And then, of course language can say something meaningful about music, and if well done, the language will be poetic, coming close to music. In the 19th century there was a widespread awareness that language and music are related on a deep level, not only in the bourgeois, rather cheap programme booklets of concerts ‘explaining’ the ‘Moonlight Sonata’, but throughout literary and musical professional circles. The genres of the Lied and opera are obvious proof, if any would be needed, that language and music can be related in a profoundly meaningful way, and that is only possible if music holds emotionally-expressive meanings that can be related to words, which have their own meaning (so that a protagonist in an opera can ‘say’ something, but the music in the pit another thing). Music is infinitely flexible and a ‘language’ of emotional experience. The idea that music is only sound, stems from Hanslick, the Viennese 19C critic, and his opponient was, of course, Wagner, who proved beyond any doubt that music is an expressive ‘language’ of the emotions plumbing deeper depts than any analysis of sound could possibly rival. Composers before modernism consciously, willfully, intentionally tried to create sounds that would convey all kinds of emotional experiences, that was the entire point of their art. Barenboim was a friend of some postwar composer I do not want to mention (otherwise I may loose my PA), and it seems that he was influenced by the crooked ideas of sonicism, that music is merely sound and that the whole dimension of what ‘innocent’ audiences and ‘underdeveloped’ performers called ‘expression’ was merely projection and outdated blablah.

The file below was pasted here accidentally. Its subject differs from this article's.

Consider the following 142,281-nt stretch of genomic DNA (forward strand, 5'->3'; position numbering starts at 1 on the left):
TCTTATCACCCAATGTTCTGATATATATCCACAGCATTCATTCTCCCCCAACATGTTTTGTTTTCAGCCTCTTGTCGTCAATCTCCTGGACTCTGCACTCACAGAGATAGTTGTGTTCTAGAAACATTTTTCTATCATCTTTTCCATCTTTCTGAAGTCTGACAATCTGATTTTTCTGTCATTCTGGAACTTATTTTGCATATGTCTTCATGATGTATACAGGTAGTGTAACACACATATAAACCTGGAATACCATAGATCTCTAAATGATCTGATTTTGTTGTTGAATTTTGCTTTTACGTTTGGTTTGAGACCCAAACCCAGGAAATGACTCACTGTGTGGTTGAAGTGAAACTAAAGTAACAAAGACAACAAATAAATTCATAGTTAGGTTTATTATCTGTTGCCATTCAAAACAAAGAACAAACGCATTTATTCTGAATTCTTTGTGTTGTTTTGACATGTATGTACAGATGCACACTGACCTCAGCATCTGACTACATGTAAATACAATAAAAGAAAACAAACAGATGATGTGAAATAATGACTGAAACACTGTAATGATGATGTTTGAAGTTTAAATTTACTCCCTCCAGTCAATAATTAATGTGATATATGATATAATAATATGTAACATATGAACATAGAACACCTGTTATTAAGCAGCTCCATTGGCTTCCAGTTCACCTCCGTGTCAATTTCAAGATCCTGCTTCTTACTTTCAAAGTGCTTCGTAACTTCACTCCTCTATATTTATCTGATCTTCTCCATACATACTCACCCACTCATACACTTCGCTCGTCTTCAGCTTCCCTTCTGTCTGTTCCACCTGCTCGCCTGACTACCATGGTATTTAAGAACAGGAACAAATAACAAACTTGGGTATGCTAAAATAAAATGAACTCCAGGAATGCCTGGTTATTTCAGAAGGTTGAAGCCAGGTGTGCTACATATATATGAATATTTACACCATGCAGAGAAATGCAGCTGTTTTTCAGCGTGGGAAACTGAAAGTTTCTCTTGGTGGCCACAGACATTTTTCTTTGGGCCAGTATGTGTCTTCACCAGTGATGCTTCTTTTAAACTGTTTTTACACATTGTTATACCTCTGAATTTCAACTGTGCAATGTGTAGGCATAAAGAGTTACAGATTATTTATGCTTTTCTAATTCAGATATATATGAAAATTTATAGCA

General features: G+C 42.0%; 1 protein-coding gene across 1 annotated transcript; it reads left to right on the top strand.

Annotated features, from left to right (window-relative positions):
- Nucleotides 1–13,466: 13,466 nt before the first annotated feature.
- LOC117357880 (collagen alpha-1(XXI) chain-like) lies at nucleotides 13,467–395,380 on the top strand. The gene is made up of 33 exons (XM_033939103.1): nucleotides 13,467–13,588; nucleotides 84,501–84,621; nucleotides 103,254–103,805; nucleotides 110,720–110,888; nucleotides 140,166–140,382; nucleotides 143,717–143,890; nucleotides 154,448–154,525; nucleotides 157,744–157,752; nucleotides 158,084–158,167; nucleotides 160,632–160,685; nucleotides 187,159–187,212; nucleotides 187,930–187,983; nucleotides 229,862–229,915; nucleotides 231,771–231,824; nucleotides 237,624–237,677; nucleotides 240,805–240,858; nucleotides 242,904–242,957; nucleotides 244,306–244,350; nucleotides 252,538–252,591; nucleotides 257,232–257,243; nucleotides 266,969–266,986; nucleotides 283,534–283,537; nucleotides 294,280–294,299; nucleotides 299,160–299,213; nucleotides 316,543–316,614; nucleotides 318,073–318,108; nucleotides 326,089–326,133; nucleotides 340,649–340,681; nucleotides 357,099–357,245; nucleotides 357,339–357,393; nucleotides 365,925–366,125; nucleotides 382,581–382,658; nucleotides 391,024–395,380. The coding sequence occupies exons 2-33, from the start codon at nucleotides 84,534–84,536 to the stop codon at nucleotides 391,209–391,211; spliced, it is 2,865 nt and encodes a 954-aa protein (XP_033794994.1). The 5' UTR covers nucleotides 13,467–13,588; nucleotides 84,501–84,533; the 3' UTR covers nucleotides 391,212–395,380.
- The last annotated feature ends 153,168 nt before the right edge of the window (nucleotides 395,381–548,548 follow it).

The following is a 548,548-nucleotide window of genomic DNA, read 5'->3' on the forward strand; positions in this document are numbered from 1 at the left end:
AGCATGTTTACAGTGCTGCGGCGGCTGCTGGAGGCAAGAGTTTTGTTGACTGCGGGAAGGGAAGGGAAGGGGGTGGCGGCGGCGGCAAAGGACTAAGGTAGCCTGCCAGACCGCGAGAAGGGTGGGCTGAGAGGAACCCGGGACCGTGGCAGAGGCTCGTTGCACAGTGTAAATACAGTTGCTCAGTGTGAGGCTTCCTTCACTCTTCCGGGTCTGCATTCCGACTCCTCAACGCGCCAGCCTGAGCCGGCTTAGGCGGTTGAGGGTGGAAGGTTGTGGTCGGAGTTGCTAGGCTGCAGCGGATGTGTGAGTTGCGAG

By the way, Arrau was wrong, those first bars do not have anything tragic in them: being an oldfashioned romantic, he tried to put something of pathos in a couple of innocent notes, that also are not ‘humorous’ but merely slightly ironic – as far as irony can be expressed in music, which I doubt. Barenboim has a way of claiming all kinds of things about – preferably – safe master pieces that everybody knows, to convey some sort of definite authority, but he forgets the multifarious, equivocal and suggestive mystery that is the soul of (serious) music making.